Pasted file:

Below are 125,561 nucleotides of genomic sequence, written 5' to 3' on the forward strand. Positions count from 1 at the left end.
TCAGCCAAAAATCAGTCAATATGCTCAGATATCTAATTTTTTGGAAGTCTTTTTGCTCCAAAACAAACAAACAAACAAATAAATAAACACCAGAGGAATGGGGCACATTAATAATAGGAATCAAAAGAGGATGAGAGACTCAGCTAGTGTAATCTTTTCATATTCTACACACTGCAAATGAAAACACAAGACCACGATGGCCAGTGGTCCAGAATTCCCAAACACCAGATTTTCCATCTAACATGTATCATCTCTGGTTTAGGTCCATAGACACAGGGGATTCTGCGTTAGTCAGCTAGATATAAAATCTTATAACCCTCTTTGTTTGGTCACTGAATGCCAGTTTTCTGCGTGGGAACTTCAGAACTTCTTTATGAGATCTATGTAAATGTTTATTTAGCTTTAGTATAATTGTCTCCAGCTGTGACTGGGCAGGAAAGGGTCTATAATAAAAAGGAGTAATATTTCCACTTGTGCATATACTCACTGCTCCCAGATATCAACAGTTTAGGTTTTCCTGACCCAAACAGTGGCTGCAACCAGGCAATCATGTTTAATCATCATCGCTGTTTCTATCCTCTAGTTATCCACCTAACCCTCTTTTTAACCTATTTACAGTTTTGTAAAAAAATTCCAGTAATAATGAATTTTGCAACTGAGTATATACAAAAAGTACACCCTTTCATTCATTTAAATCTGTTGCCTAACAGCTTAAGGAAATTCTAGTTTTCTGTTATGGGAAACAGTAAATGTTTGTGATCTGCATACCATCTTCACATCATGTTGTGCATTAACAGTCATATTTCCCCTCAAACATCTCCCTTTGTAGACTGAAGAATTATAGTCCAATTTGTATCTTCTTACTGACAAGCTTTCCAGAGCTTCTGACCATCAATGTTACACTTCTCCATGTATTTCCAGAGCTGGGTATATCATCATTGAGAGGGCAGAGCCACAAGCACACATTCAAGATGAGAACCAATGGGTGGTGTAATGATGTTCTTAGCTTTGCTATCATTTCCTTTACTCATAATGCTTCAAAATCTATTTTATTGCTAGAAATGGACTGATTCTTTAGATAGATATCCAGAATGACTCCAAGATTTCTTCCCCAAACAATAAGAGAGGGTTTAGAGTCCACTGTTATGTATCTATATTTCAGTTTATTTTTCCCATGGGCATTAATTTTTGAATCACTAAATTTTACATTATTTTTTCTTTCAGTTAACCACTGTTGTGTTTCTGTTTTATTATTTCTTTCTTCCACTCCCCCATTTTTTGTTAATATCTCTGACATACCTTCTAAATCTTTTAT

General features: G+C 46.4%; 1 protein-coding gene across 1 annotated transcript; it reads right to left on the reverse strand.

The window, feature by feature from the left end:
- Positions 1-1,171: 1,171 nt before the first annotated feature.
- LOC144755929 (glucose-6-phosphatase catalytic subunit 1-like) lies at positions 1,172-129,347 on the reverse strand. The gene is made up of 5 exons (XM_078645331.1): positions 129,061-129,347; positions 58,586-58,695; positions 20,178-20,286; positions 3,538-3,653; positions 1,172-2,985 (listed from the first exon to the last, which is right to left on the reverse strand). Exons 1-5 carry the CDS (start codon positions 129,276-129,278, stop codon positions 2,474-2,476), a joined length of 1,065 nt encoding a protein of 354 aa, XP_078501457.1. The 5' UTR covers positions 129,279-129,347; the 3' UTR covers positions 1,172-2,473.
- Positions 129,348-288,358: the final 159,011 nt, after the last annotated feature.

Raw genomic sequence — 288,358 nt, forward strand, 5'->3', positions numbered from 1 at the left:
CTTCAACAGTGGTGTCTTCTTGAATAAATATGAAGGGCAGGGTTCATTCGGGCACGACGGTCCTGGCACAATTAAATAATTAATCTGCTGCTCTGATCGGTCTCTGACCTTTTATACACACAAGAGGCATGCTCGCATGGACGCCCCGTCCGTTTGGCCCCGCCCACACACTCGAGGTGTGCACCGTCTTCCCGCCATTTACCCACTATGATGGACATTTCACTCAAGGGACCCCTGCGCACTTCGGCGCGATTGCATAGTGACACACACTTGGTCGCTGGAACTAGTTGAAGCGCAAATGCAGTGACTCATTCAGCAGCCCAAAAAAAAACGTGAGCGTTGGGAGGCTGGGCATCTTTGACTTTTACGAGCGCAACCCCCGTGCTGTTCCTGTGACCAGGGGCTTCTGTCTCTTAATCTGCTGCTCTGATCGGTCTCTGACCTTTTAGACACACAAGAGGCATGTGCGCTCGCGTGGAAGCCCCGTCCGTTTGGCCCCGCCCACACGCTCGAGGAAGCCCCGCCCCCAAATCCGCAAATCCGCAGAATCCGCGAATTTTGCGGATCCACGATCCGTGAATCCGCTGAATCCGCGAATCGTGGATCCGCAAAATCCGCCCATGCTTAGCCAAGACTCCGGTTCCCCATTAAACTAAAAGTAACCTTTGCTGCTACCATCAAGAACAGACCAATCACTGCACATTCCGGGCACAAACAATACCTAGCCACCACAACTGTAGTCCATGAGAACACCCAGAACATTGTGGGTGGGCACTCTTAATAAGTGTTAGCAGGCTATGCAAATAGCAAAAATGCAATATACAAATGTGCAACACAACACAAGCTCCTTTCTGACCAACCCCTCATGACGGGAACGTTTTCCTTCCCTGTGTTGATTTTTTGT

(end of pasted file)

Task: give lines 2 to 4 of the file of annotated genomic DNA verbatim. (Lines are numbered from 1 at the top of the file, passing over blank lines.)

TCAGCCAAAAATCAGTCAATATGCTCAGATATCTAATTTTTTGGAAGTCTTTTTGCTCCAAAACAAACAAACAAACAAATAAATAAACACCAGAGGAATGGGGCACATTAATAATAGGAATCAAAAGAGGATGAGAGACTCAGCTAGTGTAATCTTTTCATATTCTACACACTGCAAATGAAAACACAAGACCACGATGGCCAGTGGTCCAGAATTCCCAAACACCAGATTTTCCATCTAACATGTATCATCTCTGGTTTAGGTCCATAGACACAGGGGATTCTGCGTTAGTCAGCTAGATATAAAATCTTATAACCCTCTTTGTTTGGTCACTGAATGCCAGTTTTCTGCGTGGGAACTTCAGAACTTCTTTATGAGATCTATGTAAATGTTTATTTAGCTTTAGTATAATTGTCTCCAGCTGTGACTGGGCAGGAAAGGGTCTATAATAAAAAGGAGTAATATTTCCACTTGTGCATATACTCACTGCTCCCAGATATCAACAGTTTAGGTTTTCCTGACCCAAACAGTGGCTGCAACCAGGCAATCATGTTTAATCATCATCGCTGTTTCTATCCTCTAGTTATCCACCTAACCCTCTTTTTAACCTATTTACAGTTTTGTAAAAAAATTCCAGTAATAATGAATTTTGCAACTGAGTATATACAAAAAGTACACCCTTTCATTCATTTAAATCTGTTGCCTAACAGCTTAAGGAAATTCTAGTTTTCTGTTATGGGAAACAGTAAATGTTTGTGATCTGCATACCATCTTCACATCATGTTGTGCATTAACAGTCATATTTCCCCTCAAACATCTCCCTTTGTAGACTGAAGAATTATAGTCCAATTTGTATCTTCTTACTGACAAGCTTTCCAGAGCTTCTGACCATCAATGTTACACTTCTCCATGTATTTCCAGAGCTGGGTATATCATCATTGAGAGGGCAGAGCCACAAGCACACATTCAAGATGAGAACCAATGGGTGGTGTAATGATGTTCTTAGCTTTGCTATCATTTCCTTTACTCATAATGCTTCAAAATCTATTTTATTGCTAGAAATGGACTGATTCTTTAGATAGATATCCAGAATGACTCCAAGATTTCTTCCCCAAACAATAAGAGAGGGTTTAGAGTCCACTGTTATGTATCTATATTTCAGTTTATTTTTCCCATGGGCATTAATTTTTGAATCACTAAATTTTACATTATTTTTTCTTTCAGTTAACCACTGTTGTGTTTCTGTTTTATTATTTCTTTCTTCCACTCCCCCATTTTTTGTTAATATCTCTGACATACCTTCTAAATCTTTTAT

General features: G+C 46.4%; 1 protein-coding gene across 1 annotated transcript; it reads right to left on the reverse strand.

The window, feature by feature from the left end: